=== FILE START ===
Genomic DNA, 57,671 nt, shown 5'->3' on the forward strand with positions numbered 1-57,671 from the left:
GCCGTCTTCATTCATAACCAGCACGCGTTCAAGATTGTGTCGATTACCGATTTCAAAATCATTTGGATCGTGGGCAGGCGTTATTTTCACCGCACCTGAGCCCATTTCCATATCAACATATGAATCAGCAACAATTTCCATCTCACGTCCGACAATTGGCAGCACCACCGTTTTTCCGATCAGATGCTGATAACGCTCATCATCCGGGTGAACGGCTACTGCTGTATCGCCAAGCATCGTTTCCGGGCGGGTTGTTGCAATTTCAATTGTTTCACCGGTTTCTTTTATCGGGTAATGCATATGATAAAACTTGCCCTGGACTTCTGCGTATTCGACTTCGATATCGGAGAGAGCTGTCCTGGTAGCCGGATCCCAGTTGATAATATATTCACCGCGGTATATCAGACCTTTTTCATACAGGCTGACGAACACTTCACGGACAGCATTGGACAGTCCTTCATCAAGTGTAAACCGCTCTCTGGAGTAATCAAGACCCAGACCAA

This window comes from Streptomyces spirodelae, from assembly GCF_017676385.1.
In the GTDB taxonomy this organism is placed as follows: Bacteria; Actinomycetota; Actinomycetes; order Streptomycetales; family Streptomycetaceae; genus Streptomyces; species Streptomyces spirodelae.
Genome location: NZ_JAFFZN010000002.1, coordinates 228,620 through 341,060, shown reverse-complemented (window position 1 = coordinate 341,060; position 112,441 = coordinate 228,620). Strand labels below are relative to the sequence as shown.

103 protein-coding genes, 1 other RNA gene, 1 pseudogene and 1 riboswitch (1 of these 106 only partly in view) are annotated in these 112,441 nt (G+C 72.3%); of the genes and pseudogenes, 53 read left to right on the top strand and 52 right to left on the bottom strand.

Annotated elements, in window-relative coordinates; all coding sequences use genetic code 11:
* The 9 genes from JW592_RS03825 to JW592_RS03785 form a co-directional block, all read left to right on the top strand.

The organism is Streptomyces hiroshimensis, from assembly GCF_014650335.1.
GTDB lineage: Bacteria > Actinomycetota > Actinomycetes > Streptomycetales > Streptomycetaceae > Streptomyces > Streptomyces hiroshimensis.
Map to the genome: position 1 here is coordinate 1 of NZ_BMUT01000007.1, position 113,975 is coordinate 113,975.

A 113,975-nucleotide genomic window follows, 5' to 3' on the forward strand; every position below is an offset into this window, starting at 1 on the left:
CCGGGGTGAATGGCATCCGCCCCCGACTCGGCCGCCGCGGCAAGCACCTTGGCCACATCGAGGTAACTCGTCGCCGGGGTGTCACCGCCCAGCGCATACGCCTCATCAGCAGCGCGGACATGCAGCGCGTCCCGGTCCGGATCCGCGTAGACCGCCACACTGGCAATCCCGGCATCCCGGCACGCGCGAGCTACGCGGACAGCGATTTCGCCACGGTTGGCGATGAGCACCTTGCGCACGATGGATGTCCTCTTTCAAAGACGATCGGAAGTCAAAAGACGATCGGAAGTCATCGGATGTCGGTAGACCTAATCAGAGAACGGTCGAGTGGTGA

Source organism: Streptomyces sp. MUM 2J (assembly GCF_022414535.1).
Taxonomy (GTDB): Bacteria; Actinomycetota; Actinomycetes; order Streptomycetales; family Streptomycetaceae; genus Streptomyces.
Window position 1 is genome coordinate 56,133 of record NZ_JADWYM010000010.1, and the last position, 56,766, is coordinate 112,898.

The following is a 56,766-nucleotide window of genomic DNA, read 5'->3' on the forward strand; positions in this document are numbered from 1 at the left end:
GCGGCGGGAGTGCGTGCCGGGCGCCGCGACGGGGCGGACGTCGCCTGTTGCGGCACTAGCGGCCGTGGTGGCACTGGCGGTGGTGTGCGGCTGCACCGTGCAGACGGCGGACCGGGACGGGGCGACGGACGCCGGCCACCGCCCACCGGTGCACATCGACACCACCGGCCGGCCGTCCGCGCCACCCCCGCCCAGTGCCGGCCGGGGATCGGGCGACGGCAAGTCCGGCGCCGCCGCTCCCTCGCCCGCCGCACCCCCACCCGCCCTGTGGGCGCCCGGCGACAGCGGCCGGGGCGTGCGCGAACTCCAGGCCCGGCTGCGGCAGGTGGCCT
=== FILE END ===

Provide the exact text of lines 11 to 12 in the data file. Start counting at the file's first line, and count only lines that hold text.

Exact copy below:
Map to the genome: position 1 here is coordinate 1 of NZ_BMUT01000007.1, position 113,975 is coordinate 113,975.

A 113,975-nucleotide genomic window follows, 5' to 3' on the forward strand; every position below is an offset into this window, starting at 1 on the left: